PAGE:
With the Honda RC213V-S debuting at Catalunya last week, much has already been said about Big Red’s road-going GP bike…especially in terms of how it compares to other halo bike motorcycles that have been 0r currently are on the market. So, in the interest of exploring solely the most basic attributes from a motorcycle’s technical specification sheet, we have compiled a spreadsheet to see how the Honda RC213V-S stacks up against its most analogous street bikes. As such, we have compiled the horsepower, dry weight, and cost of the the Ducati Desmosedici RR, Ducati 1199 Superleggera, Kawasaki Ninja H2R, MV Agusta F4 RC, EBR 1190RS, and Yamaha YZF-R1 motorcycles — you can see the easy-to-read chart (after the jump), and make your own comparisons to the RC213V-S.

Report: KTM 390 Adventure Begins Testing in India

It’s been a while since we heard about the KTM 390 Adventure, the Austrian company’s third installment to its built-in-India small-displacement motorcycle lineup. Based off the KTM 390 Duke, the Adventure model has been a long-time coming, ever since KTM CEO Stefan Pierer lit it slip that the dual-sport would be coming, two and a half years ago. It seems now that KTM is getting closer to production, as the folks at CarTrade are reporting that two test models of the KTM 390 Adventure (codenamed KT22) have been sent to India for R&D, presumably as a prelude to Bajaj beginning production on the budget-friednly machines.

Is This What a Modern Honda NSR250R Would Look Like?

The Honda NSR250R is a special machine. When the 249cc, tw0-stroke, 90° v-twin GP bike with lights first hit the streets of Japan, it cost roughly $7,500 in hard-earned American dollars — a tidy sum back then, especially for a 300 lbs machine that made 40hp stock. A coveted item for motorcycle collectors and discerning track riders a like, you can pick one up for over $10,000, the limited-production road-going version wasn’t terribly different from the 250GP World Championship bikes that factory teams were racing. A topical reminder, if we do say so ourselves… So how do you improve upon such a great machine? Ask the folks at TYGA Performance, who have been tinkering with NSR250R sport bikes since they opened in 2000.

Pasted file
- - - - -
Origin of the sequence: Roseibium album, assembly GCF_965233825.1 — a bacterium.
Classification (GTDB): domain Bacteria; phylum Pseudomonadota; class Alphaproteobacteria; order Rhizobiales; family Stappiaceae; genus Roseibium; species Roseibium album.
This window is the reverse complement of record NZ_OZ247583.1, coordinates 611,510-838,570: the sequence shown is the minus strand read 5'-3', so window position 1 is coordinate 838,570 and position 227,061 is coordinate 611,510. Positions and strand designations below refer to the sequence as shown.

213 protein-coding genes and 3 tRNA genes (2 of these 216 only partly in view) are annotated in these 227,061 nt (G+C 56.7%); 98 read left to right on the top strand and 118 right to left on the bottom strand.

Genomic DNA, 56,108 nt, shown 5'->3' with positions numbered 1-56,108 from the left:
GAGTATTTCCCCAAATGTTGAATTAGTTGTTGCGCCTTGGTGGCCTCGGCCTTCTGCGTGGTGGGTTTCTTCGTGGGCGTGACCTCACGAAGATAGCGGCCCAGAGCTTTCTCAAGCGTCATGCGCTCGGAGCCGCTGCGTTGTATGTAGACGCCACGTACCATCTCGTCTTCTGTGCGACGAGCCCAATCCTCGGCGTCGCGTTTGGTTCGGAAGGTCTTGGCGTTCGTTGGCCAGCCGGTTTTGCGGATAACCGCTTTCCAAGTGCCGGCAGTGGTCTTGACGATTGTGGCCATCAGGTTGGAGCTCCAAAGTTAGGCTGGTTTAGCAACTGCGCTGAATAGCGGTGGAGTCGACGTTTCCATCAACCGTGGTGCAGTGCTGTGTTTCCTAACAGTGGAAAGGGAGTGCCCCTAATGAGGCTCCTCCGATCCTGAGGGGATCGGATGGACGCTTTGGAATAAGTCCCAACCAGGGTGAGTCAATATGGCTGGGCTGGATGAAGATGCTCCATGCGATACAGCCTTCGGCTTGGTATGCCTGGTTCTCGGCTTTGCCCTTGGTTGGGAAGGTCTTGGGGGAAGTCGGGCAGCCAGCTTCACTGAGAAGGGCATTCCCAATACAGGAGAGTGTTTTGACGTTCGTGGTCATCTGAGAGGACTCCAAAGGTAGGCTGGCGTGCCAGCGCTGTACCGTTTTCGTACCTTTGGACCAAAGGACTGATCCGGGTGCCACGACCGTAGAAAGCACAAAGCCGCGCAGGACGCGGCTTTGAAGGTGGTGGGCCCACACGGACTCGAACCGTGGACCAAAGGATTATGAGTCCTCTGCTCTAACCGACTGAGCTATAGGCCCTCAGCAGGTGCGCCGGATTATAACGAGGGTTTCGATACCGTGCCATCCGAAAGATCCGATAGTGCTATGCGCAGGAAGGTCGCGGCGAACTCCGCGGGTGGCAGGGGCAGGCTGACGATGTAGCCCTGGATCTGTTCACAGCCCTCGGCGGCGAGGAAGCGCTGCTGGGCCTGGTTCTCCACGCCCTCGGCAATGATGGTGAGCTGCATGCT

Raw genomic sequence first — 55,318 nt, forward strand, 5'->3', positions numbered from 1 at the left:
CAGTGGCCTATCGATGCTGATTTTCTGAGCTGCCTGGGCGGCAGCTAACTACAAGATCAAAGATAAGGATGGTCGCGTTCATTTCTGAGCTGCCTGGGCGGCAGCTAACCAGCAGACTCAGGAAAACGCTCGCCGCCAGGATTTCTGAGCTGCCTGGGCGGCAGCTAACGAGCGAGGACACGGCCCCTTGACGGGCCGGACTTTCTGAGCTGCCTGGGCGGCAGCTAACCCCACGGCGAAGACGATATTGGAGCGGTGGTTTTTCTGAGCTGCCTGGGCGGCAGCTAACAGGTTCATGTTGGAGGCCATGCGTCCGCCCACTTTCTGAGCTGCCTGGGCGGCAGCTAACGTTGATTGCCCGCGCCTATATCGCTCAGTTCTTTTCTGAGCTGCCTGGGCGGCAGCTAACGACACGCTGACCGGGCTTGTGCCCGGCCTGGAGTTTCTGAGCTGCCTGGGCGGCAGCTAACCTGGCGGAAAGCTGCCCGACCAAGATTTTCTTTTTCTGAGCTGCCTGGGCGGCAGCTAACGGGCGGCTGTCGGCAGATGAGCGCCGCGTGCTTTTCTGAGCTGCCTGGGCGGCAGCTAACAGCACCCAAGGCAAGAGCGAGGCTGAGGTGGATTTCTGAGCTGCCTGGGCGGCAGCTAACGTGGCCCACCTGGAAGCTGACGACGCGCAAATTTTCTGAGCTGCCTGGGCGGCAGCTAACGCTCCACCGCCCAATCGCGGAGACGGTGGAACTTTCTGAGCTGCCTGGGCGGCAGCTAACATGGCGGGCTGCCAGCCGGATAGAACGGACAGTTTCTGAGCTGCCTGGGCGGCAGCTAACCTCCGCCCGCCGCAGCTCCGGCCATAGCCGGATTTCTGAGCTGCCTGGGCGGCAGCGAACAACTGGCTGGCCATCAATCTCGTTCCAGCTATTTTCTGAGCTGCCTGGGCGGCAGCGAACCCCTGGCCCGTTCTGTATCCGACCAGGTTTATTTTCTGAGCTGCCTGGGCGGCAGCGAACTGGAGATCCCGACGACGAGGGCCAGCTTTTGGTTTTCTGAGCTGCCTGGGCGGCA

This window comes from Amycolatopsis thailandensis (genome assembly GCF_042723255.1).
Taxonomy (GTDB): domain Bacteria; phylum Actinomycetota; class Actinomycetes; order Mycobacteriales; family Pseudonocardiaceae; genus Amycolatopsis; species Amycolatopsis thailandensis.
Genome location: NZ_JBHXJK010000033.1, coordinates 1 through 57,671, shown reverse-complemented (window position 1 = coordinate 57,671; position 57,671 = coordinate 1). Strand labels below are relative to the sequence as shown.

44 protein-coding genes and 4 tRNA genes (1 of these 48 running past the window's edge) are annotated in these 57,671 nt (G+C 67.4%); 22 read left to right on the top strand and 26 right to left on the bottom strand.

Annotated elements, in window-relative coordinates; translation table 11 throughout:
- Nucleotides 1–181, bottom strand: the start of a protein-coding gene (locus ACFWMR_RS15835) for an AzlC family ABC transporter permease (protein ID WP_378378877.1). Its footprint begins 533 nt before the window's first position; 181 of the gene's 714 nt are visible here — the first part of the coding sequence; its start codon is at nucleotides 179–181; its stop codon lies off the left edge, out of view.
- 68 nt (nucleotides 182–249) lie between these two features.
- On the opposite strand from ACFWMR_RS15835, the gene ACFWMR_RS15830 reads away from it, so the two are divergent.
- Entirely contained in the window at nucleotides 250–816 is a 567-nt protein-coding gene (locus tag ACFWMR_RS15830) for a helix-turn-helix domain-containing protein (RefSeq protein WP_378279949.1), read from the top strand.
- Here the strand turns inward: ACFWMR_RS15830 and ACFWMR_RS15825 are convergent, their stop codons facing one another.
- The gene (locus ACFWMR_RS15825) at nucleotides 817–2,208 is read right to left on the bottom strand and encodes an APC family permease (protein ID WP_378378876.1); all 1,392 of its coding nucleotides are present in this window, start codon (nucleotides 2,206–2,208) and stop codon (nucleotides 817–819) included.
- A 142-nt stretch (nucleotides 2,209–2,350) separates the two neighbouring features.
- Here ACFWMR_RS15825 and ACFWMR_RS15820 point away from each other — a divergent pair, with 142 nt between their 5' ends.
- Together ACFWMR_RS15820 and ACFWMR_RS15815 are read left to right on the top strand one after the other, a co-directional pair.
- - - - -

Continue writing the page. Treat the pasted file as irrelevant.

Will MV Agusta Be Reviving the Cagiva Brand? Should It?

Talking to the Varese News, MV Agusta Executive Vice President Giorgio Girelli let slip a number of interesting tidbits about the Italian company — the biggest news of course concerns another company, Cagiva. Acknowledging the circulating rumors about the revival of the historic brand, Girelli was quick to point out that it’s not in the company’s current plan, but that the possibility was certainly there. Going further about the idea, Girelli suggested that Cagiva would make the most sense as a purely off-road brand, which would compliment MV Agusta’s pure on-road offerings.

Here is the $184,000 Honda RC213V-S Street Bike

Honda has finally debuted its “absolute MotoGP machine for the street” – the highly anticipated and hyped Honda RC213V-S. First off, the rumors are true: this is not going to be an affordable motorcycle. The 2016 Honda RC213V-S will cost $184,000 in the USA, with each of the 200 or so units will be hand-built at Honda’s Kumamoto factory. With different versions for different markets, Honda says that the RC213V-S tips the scales at a claimed 170kg dry weight (190kg wet) in the USA, which isn’t exactly mind-blowingly light. Even more disappointing, the Honda RC213V-S will be tuned for 101hp at 8,000 rpm (66 lbs•ft of torque) for the American market, and the power-boosting sport kit will not be available to the US buyers.

MV Agusta USA Back in Business in California

05/28/2014 @ 4:21 pm, by Jensen Beeler5 COMMENTS

MV-Agusta-F3-800-Ago-Giacomo-Agostini-17

Good news for Italian motorcycle fans in California, as MV Agusta license to operate within California has been reinstated. The Italian motorcycle brand saw its license to do business in California revoked earlier this month, after the company failed to renew its license with the Golden State, which had expired in July of last year.